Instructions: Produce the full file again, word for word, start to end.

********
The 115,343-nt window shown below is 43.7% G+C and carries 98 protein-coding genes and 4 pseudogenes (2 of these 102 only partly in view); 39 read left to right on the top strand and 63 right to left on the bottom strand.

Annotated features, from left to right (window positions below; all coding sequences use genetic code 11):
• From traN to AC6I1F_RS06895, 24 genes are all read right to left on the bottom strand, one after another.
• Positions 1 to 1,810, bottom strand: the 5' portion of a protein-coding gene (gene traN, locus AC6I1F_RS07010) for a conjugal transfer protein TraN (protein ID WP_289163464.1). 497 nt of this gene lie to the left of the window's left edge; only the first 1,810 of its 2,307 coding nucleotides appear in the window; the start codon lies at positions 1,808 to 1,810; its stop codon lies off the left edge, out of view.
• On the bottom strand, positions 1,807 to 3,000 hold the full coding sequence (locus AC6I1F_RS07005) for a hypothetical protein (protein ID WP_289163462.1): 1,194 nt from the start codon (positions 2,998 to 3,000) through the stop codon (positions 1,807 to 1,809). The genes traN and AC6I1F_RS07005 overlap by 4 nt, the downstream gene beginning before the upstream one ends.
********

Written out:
The 115,343-nt window shown below is 43.7% G+C and carries 98 protein-coding genes and 4 pseudogenes (2 of these 102 only partly in view); 39 read left to right on the top strand and 63 right to left on the bottom strand.

Annotated features, from left to right (window positions below; all coding sequences use genetic code 11):
• From traN to AC6I1F_RS06895, 24 genes are all read right to left on the bottom strand, one after another.
• Positions 1 to 1,810, bottom strand: the 5' portion of a protein-coding gene (gene traN, locus AC6I1F_RS07010) for a conjugal transfer protein TraN (protein ID WP_289163464.1). 497 nt of this gene lie to the left of the window's left edge; only the first 1,810 of its 2,307 coding nucleotides appear in the window; the start codon lies at positions 1,808 to 1,810; its stop codon lies off the left edge, out of view.
• On the bottom strand, positions 1,807 to 3,000 hold the full coding sequence (locus AC6I1F_RS07005) for a hypothetical protein (protein ID WP_289163462.1): 1,194 nt from the start codon (positions 2,998 to 3,000) through the stop codon (positions 1,807 to 1,809). The genes traN and AC6I1F_RS07005 overlap by 4 nt, the downstream gene beginning before the upstream one ends.